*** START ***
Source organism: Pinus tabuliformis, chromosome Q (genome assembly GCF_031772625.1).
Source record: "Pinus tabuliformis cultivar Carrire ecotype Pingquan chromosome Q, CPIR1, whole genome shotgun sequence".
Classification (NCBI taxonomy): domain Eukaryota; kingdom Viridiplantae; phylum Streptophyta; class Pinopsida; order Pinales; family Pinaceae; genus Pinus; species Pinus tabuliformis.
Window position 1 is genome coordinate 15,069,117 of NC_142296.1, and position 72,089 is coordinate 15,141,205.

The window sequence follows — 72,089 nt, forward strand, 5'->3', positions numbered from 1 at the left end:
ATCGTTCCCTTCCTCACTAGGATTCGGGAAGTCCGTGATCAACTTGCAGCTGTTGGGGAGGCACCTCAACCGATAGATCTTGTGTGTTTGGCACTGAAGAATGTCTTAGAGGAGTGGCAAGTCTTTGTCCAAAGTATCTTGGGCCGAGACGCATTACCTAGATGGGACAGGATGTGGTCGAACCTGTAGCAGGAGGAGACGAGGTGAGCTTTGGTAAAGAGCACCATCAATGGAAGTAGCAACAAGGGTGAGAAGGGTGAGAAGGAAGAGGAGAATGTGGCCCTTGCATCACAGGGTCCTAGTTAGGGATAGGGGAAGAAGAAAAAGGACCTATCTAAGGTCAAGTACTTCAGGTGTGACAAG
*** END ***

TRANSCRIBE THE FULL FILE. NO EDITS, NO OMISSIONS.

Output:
Source organism: Pinus tabuliformis, chromosome Q (genome assembly GCF_031772625.1).
Source record: "Pinus tabuliformis cultivar Carrire ecotype Pingquan chromosome Q, CPIR1, whole genome shotgun sequence".
Classification (NCBI taxonomy): domain Eukaryota; kingdom Viridiplantae; phylum Streptophyta; class Pinopsida; order Pinales; family Pinaceae; genus Pinus; species Pinus tabuliformis.
Window position 1 is genome coordinate 15,069,117 of NC_142296.1, and position 72,089 is coordinate 15,141,205.

The window sequence follows — 72,089 nt, forward strand, 5'->3', positions numbered from 1 at the left end:
ATCGTTCCCTTCCTCACTAGGATTCGGGAAGTCCGTGATCAACTTGCAGCTGTTGGGGAGGCACCTCAACCGATAGATCTTGTGTGTTTGGCACTGAAGAATGTCTTAGAGGAGTGGCAAGTCTTTGTCCAAAGTATCTTGGGCCGAGACGCATTACCTAGATGGGACAGGATGTGGTCGAACCTGTAGCAGGAGGAGACGAGGTGAGCTTTGGTAAAGAGCACCATCAATGGAAGTAGCAACAAGGGTGAGAAGGGTGAGAAGGAAGAGGAGAATGTGGCCCTTGCATCACAGGGTCCTAGTTAGGGATAGGGGAAGAAGAAAAAGGACCTATCTAAGGTCAAGTACTTCAGGTGTGACAAG